Water clarity is perhaps the most obvious feature of surface waters and is the characteristic most people use to make a preliminary judgment about water body health. While it’s true that a lack of clarity can adversely affect the “designated uses” of a water body, such as swimming and other recreational activities, streams with low water clarity are not necessarily “unhealthy” or polluted. Even crystal clear water can contain toxic substances, and while water bodies with low water clarity may be undesirable for contact recreation, that does not necessarily mean they are poorly suited for other activities such as fishing. For more information read the “Learn Mores” Trophic State Index (TSI, pertains to lakes and estuaries), Water Quality Index (WQI, pertains to streams) and Impaired Waters.
What causes poor water clarity? Erosion in the watershed can cause particles of soil and organic matter to become suspended in the water. Boat traffic can stir up bottom sediments and cause turbidity. Nutrient pollution can cause overgrowth of algae, both on the surface and in the water column. All of these factors are related to human activity and controlling them can greatly improve water quality.
There is an important difference between “true color”, which is caused by substances that are dissolved in water, and “apparent color”, which is caused by substances that are suspended in water, such as plankton, sediment, and leaf fragments. Apparent color is temporary, and often seasonally-dependent and flow-dependent, whereas true color is often a prevalent feature of the waterbody year-round.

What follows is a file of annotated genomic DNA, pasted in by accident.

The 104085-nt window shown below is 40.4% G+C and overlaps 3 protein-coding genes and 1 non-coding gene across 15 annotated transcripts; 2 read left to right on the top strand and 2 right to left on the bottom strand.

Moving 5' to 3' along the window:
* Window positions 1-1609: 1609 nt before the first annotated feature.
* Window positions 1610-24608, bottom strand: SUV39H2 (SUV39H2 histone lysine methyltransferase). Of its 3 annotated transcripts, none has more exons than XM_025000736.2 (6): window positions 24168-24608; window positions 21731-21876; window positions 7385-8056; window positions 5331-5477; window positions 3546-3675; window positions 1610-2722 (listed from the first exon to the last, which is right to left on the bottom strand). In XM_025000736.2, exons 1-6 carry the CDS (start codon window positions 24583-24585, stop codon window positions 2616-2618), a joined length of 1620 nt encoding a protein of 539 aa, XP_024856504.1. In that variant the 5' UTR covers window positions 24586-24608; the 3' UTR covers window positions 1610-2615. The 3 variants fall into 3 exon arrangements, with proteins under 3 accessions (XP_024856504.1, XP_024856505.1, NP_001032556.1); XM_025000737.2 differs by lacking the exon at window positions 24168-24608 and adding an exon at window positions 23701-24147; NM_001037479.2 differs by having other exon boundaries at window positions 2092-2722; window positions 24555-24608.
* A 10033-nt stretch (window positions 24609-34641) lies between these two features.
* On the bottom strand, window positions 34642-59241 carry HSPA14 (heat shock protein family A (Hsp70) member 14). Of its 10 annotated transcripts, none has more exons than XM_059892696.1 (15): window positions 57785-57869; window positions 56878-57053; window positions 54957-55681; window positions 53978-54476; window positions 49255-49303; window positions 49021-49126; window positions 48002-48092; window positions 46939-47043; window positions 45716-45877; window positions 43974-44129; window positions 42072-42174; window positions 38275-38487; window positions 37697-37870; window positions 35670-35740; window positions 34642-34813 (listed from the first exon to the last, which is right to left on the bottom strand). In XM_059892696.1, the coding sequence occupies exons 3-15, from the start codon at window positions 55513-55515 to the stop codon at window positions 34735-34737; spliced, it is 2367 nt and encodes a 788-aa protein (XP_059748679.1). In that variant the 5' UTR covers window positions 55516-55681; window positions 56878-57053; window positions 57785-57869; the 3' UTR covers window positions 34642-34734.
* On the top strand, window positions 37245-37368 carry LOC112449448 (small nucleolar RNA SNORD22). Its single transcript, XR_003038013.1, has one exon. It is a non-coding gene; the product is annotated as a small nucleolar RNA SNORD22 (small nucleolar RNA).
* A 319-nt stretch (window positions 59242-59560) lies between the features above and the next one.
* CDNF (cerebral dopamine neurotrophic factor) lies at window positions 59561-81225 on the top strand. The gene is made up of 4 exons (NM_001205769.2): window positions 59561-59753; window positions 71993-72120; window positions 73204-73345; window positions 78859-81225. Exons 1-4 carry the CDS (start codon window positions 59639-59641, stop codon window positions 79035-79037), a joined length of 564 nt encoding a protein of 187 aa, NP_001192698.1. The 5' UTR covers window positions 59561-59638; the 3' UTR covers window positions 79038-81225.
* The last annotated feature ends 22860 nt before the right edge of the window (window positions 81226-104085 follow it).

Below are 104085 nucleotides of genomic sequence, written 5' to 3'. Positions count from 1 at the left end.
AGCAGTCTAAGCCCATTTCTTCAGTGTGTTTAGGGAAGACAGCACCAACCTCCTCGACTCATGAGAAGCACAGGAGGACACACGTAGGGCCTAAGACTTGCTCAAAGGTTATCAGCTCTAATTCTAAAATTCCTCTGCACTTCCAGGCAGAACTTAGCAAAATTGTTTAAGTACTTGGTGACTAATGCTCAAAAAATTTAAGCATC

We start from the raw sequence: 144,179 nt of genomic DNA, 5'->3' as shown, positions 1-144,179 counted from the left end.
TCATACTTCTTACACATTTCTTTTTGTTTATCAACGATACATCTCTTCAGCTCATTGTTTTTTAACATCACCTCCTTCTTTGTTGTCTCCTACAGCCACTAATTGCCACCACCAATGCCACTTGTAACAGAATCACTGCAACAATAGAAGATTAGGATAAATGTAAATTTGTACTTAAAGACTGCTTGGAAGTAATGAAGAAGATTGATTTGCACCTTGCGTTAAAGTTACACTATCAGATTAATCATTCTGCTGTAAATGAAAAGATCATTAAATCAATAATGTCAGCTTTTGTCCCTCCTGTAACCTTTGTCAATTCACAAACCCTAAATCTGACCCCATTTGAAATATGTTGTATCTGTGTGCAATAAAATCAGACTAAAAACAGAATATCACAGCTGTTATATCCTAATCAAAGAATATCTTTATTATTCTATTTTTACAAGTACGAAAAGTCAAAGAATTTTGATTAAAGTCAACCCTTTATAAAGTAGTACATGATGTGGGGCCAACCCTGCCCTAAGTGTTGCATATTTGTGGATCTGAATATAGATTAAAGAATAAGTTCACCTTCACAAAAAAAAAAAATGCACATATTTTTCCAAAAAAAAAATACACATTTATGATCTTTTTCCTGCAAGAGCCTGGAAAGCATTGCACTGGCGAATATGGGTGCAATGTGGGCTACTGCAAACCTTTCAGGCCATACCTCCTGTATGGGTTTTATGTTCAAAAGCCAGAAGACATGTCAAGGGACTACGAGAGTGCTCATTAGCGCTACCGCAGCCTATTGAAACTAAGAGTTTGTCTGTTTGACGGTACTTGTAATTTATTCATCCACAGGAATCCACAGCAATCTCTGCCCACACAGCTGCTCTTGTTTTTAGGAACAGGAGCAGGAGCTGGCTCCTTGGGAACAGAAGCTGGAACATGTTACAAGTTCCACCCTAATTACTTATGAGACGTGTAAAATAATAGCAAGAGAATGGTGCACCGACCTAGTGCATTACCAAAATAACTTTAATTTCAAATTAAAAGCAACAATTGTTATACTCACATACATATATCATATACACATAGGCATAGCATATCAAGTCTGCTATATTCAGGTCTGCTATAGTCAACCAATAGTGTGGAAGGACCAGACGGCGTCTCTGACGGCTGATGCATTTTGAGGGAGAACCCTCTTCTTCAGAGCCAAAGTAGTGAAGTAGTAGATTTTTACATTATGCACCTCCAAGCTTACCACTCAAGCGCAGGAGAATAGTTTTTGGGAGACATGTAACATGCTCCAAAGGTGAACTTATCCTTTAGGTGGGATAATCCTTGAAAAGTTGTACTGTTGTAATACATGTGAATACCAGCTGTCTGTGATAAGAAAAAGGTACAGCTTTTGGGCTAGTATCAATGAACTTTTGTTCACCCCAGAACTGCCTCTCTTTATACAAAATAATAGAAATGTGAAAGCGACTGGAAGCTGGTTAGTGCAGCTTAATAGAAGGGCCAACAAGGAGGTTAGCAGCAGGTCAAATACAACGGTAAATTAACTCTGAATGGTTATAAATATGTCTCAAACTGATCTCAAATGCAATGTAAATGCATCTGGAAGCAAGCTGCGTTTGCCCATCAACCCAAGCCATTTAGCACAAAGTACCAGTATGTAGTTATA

Some waterbodies are referred to as “black waters” and are tea-colored or coffee-colored. Do not let their color deceive you; many of these waterbodies are among the healthiest in the country. Their color is mostly the result of humic acids (tannins1
) that leach from living plants and dead plant matter that are either in the water or in low-lying areas like marshes and swamps that surround the waterbody.
1tannin (n.) – a yellowish or brownish bitter-tasting organic substance present in some galls, barks, and other plant tissues, consisting of derivatives of gallic acid
2lignin (n.) – a complex organic polymer deposited in the cell walls of many plants, making them rigid and woody